Monday, August 11, 2008

Migratory Industries

Late last week, a ship unloaded dozens of huge steel tubes on Portland's waterfront - the first activity at Portland's cargo terminal since a container-shipping barge ceased operations a few weeks ago. These were the segmented towers that will soon be assembled into the state of New Hampshire's first large-scale wind farm, in Lempster.

According to the local paper, "The turbines, produced by the Spanish company Gamesa, were originally headed for Fairless Hills, Pa., but were diverted because Portland proved to be a more efficient and affordable option for the shipment of the freight."

What's in Fairless Hills? A quick google search reveals that Fairless Hills is an industrial city west of Trenton, New Jersey, where Gamesa recently invested millions of dollars to build modern windmill factories on the former site of U.S. Steel. The news article is scant on specifics, but apparently these turbine parts will be shipped directly to New Hampshire and assembled there, instead of being routed through Pennsylvania, in order to save on shipping costs.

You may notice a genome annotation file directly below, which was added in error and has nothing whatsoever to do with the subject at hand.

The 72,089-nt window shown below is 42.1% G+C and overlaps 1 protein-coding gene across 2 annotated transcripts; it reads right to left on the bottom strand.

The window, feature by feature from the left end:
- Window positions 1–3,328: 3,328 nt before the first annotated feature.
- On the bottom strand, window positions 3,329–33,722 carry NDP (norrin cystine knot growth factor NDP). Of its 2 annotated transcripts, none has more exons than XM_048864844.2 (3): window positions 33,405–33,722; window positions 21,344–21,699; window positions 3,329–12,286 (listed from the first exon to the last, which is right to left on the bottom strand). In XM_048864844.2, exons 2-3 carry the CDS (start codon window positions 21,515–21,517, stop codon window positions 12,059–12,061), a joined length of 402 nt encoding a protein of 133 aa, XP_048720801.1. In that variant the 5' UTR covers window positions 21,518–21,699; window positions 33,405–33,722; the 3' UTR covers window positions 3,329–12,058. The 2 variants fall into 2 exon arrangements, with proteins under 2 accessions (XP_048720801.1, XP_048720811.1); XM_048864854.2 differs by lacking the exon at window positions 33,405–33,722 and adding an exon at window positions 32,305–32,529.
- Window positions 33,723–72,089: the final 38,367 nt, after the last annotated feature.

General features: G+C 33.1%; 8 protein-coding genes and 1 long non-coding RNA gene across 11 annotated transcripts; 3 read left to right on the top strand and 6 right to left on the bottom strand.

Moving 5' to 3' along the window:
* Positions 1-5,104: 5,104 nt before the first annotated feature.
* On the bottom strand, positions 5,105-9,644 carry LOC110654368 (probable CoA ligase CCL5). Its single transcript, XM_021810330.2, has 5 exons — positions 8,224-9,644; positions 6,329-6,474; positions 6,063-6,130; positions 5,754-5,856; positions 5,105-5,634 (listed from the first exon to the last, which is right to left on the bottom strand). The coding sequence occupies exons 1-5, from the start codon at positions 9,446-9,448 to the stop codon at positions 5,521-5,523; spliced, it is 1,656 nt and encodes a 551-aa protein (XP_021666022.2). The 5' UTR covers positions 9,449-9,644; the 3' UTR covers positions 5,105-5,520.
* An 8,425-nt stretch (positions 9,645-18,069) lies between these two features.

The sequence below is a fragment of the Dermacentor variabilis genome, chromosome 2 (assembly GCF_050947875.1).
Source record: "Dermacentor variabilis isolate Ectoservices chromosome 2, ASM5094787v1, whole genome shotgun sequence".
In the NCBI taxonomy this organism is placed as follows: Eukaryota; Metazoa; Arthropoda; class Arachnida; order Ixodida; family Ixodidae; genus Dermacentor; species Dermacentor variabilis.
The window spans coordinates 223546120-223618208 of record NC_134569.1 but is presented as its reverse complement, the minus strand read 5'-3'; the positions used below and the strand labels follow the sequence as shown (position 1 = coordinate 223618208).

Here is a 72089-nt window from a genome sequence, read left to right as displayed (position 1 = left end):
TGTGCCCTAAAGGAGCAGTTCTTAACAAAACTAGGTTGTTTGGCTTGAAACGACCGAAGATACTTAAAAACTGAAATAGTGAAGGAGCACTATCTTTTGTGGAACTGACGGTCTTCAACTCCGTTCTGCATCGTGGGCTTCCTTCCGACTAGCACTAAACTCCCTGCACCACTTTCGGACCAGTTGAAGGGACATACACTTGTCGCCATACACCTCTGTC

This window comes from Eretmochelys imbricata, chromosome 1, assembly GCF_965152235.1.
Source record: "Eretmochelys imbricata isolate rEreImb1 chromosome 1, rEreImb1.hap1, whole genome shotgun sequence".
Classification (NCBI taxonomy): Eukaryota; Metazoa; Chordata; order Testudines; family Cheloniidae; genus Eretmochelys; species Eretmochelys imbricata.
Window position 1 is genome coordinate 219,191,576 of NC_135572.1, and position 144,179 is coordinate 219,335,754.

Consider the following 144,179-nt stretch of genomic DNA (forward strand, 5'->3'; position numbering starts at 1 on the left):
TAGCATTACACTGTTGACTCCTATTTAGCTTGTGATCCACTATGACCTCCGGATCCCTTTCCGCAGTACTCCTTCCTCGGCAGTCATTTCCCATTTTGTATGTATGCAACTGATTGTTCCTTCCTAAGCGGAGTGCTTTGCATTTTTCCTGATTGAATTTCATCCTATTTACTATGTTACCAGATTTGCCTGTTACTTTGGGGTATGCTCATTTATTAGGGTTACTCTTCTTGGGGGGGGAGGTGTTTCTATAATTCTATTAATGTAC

So here, on the Portland waterfront, the changing industrial migration patterns of the early 21st century are coming together like Matryoshka dolls. With a weakening economy, Maine's exports of container-shipped goods dry up. The state's only container-shipping terminal goes dormant, leaving room for a Spanish corporation to open a temporary logistics office.

Meanwhile, an abandoned steel mill in Pennsylvania witnesses millions of dollars of new investment from a European wind-energy corporation. On a site that had once imported coal and iron ore from Appalachia and exported finished steel, a Spanish company now imports steel from China to export renewable energy generators to American prairies and hilltops.

And as always, huge oil tankers come and go in a regular, unceasing beat, delivering increasingly expensive crude oil into Portland's pipeline and to the refineries of New Jersey.

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